The way that retailers operate has shifted. Where once digital technologies like the internet and eCommerce were seen as threats, now, they’re seen as opportunities. As consumers continue to demand more and more from their shopping experiences, new technologies give retailers the chance to better connect and engage.
Uncover ways to harness data, technology and digital strategies to create better customer experiences and thrive in the digital age.
Whether you’re just dipping your toes in the digital water, or you’ve been digital for a while and are looking for new ways to get an edge on your competitors, we’ve got you covered. Our guide to digital for retailers takes you through all the things you need to elevate your business.
There has been a fundamental shift in the way that consumers engage with retailers. Decades ago, it was easy to guide potential customers through your sales funnel, since most buyers followed similar steps in the decision-making journey. But in the age of information, the customer journey is no longer linear.
Today, consumers interact with your brand at multiple touchpoints, and there are many different paths they can take before making that final purchasing decision. Any given customer might browse your website, like one of your Instagram posts, try to find you on Google, see one of your paid ads on Facebook, ask for help from one of your customer service representatives, or visit your brick-and-mortar store. And at every single one of these touchpoints, they expect a fantastic and consistent experience.
Embracing technology is critical for delivering strong branded experiences to customers at every touchpoint. That could entail a targeted ad, a personalised shopping experience, a virtual showroom, a seamless checkout, real-time order tracking, post-purchase customer nurturing...and myriad other creative ways to engage customers. Whatever your customer journey looks like, technology is a core aspect of your brand strategy.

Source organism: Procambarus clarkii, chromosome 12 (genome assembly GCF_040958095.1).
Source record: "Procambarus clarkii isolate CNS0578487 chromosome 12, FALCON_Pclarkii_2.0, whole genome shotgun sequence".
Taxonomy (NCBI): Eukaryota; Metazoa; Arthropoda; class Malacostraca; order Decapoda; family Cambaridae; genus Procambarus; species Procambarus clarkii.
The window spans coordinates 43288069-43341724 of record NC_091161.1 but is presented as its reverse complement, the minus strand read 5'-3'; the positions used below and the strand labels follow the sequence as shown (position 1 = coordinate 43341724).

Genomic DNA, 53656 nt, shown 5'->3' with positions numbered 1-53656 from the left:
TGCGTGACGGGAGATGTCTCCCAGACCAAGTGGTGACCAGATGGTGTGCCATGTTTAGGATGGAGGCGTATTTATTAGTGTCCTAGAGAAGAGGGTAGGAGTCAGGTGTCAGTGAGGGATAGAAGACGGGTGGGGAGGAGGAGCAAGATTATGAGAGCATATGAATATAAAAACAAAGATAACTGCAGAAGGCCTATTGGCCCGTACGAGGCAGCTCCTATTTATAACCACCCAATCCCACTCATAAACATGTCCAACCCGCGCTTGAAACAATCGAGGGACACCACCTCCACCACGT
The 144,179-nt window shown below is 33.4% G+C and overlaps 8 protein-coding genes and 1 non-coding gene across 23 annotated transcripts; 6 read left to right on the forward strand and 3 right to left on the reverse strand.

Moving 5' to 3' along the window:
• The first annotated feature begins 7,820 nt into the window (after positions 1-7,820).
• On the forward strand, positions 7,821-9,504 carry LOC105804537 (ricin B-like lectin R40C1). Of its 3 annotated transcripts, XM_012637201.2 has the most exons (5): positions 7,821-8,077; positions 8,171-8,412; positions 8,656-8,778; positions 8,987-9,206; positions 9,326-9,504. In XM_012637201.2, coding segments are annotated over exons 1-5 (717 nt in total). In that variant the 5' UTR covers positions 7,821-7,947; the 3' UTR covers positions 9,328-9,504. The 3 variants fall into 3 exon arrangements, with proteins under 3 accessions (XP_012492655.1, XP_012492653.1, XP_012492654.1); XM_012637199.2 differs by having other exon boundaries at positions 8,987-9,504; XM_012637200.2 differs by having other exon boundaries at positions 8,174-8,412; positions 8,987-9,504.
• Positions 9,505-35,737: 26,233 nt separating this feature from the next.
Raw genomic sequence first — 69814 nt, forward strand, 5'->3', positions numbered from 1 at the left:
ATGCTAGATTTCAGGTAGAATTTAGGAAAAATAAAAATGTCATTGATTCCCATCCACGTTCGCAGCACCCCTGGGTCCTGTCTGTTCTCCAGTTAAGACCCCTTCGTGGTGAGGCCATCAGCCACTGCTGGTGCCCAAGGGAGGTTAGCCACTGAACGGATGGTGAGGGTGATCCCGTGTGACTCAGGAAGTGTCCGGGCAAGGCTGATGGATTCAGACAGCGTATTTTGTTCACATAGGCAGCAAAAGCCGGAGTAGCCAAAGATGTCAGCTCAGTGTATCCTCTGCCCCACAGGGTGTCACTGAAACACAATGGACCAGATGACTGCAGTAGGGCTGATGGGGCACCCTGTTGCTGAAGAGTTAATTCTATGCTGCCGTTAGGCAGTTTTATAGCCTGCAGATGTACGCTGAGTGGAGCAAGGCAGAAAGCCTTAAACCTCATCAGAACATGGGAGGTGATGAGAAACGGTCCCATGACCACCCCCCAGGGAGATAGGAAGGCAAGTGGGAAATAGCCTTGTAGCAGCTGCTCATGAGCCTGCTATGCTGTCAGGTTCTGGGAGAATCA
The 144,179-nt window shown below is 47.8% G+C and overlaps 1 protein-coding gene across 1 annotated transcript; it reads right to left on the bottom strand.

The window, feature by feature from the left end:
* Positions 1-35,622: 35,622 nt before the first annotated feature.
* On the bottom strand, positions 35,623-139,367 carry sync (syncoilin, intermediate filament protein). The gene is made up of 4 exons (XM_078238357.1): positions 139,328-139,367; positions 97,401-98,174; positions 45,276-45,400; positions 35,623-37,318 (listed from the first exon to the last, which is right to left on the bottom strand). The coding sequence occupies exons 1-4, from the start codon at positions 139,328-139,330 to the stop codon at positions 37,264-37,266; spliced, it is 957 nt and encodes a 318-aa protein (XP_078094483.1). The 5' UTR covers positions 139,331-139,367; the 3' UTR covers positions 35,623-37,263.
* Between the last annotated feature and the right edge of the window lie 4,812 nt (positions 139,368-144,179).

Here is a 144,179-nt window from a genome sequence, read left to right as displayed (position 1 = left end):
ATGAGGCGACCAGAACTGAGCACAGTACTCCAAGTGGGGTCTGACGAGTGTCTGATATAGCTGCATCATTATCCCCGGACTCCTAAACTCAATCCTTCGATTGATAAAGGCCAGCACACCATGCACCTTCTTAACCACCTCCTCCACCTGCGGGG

While your overarching brand strategy is critical in how consumers perceive your brand, your customer experience strategy is all about the day-to-day interactions your business has with its customers, both online and offline.
Your brand strategy will drive customers to your store, while your customer experience strategy will ensure that those customers are properly looked after when they get there. Even if your brand is strong, if a customer has a poor experience navigating a clunky website, or struggling to get answers from a chatbot, that's an unhappy customer and a potential loss of a sale.
A good customer experience strategy, on the other hand, enhances:
So what exactly is a “good customer experience strategy”? It’s one that blends online and offline to create an omnichannel experience - buy online, pick up instore; browse online, purchase instore; browse instore, purchase online.
What’s clear is that retailers don’t compete on price anymore. It’s all about the experience. From the moment a customer starts researching your brand online, to when they enter your brick-and-mortar store, to purchase, delivery and post-purchase nurturing, every interaction at every touchpoint is important.
Delivering this kind of experience requires a 360-degree view of your customer, with up-to-date data so you can engage with them in a personalised way. Retailers must understand their customers to deliver more engaging and personalised experiences.
What’s probably becoming pretty clear at this point is that to successfully operate in today’s retail environment, you need a strategy that accounts for both online and offline, otherwise known as an ‘omnichannel’ strategy.